Jamaica Gleaner
Published: Monday | July 6, 2009
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A little child shall lead them - Kid missionaries bring message of hope for peers
Janet Silvera, Senior Gleaner Writer

Motivational speakers 11-year-old Kimberly Harris (left) and her 14-year-old sister, Nekhidia, of the Harris Family Vision Foundation, who arrived in Jamaica on Saturday for a series of speaking engagements from July 5-15. - Contributed


Eleven-year-old Kimberly Harris captivated the audience at the Hands Across Jamaica for Righteousness' Map Keepers launch in 2007 and the Jamerican is back on a mission to help the island's children empower themselves.

Harris, a forensic science student and motivational speaker, and her 14-year-old sister, Nekhidia, mined gold at the Rivoli Open Bible Church in Spanish Town, St Catherine, yesterday, 24 hours after telling The Gleaner, "If you don't have confidence in yourself, you are twice defeated in the race of life."

During a powerful delivery to the church congregation, some 32 adolescents heeded the call and made their way to the altar and signalled willingness for conversion.

Create the future

"We believe the best way to predict the future is to create it," young Harris told The Gleaner.

"Normally, they (youngsters) see adults at the podium. This time they saw kids their own age, which gives them a different look, one which says, 'If a kid can do it, why can't I?'" stated the 11-year-old, adding that her speech encouraged the youths to know how to execute and fulfil their visions.

On the island with a full roster, the Rivoli Open Bible Church was one in a series of speaking engagements that the two gifted sisters booked for July 5-15.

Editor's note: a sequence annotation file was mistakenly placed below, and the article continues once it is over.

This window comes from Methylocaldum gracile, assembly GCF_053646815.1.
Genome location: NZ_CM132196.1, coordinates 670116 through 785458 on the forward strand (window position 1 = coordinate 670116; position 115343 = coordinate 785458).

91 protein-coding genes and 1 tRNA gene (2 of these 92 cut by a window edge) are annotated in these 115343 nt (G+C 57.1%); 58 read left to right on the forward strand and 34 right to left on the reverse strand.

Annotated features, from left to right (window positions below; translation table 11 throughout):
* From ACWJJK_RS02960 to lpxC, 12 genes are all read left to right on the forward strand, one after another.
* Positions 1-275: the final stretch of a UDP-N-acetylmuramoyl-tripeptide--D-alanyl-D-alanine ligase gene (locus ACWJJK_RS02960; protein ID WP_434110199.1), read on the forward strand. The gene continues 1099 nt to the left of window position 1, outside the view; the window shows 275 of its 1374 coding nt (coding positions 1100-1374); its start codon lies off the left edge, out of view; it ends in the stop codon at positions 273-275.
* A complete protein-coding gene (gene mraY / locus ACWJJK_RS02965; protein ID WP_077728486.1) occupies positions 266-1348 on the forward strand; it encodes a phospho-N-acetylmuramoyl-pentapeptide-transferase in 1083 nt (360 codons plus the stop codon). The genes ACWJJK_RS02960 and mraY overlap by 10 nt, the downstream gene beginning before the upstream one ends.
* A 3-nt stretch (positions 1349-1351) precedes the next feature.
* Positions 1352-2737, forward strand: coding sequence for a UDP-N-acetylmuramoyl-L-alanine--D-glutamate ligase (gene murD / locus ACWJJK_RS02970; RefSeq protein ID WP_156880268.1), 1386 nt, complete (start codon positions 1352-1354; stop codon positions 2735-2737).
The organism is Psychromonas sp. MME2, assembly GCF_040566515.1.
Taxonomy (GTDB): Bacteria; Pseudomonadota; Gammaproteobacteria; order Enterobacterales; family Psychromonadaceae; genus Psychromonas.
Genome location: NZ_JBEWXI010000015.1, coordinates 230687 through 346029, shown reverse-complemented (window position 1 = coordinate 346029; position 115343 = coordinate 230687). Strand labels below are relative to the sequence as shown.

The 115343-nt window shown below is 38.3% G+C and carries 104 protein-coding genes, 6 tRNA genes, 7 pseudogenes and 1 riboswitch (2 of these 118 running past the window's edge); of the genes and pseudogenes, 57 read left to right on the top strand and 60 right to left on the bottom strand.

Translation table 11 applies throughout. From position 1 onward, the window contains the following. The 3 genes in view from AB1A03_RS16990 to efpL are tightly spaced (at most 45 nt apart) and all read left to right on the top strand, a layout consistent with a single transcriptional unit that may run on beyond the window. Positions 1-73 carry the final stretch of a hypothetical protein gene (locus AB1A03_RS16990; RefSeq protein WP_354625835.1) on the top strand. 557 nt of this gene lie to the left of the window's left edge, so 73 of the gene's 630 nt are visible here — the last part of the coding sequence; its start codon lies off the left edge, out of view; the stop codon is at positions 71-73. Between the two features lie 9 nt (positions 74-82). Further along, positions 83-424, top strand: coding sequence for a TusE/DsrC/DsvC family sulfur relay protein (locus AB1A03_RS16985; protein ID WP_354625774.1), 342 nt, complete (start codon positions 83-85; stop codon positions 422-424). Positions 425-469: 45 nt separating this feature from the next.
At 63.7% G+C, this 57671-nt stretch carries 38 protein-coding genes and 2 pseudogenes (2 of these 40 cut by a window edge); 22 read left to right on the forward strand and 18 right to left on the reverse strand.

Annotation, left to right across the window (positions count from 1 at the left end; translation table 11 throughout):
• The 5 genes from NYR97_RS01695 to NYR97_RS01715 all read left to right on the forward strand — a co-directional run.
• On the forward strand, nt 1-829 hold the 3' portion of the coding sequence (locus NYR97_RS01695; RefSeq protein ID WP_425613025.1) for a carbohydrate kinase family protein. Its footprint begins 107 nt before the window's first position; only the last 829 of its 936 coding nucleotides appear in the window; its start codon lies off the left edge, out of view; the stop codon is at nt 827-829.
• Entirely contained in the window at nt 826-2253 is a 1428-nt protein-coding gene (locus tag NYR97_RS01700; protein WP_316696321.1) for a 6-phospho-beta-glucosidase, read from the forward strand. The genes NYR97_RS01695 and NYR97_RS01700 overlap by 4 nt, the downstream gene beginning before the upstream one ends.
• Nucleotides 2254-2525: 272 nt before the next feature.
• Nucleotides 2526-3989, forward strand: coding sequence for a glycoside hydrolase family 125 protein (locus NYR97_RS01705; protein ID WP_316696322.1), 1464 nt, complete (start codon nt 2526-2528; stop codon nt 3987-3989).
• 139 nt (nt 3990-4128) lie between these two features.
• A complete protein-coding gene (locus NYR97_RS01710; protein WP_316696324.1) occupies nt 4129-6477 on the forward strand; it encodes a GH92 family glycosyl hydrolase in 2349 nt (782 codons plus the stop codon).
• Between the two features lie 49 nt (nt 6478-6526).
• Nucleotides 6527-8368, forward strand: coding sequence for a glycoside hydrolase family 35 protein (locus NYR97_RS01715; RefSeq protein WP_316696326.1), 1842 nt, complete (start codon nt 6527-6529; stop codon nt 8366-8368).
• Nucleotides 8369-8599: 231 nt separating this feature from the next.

On Wednesday, along with their Jamaican parents, Michael and Dasline Harris of the Harris Family Vision Foundation, they will pay tribute to a retired principal at an awards ceremony at the Grateful Hill Methodist Church in Glengoffe, St Catherine.

Healthy feeding programme

On Sunday, they will be at the Sandy Bay Baptist Church in Hanover and on July 13, the Chantilly Basic and Enfield Primary schools in Westmoreland. They will launch a health-conscious programme at both institutions.

"Through the power of Christianity, our mission is to help children to empower themselves, like their faith in God and education. We believe that education is a vital tool that can enhance and improve the life of anyone," said Harris, whose 10 days of activities culminate with a motivational talk at the August Town Police Youth Club on July 15.

The elder of the two, Nekhidia, whose growth has been stymied by an undetermined medical problem and who was expected to die within three days of birth, is on the island to speak about disabilities in children.

Standing three feet tall, she said she wanted to be judged by her intellect, not her height, and that nothing would alter her efforts to achieve lifelong goals.

"There are different types of disabilities. Some people are shy, not able to accept who they are. Sometimes they think they are dumb or they can't do anything, but people have different talents and they can achieve, they just have to believe in themselves that they can do and not allow people to tell them that they can't," said the 14-year-old.

When she walks into a room, no matter how tall others are, she is the tallest in that room, said her mother, Dasline.

"She commands attention, she is like the psychologist at school. Adults come to her for advice, so do her friends," Mom said.


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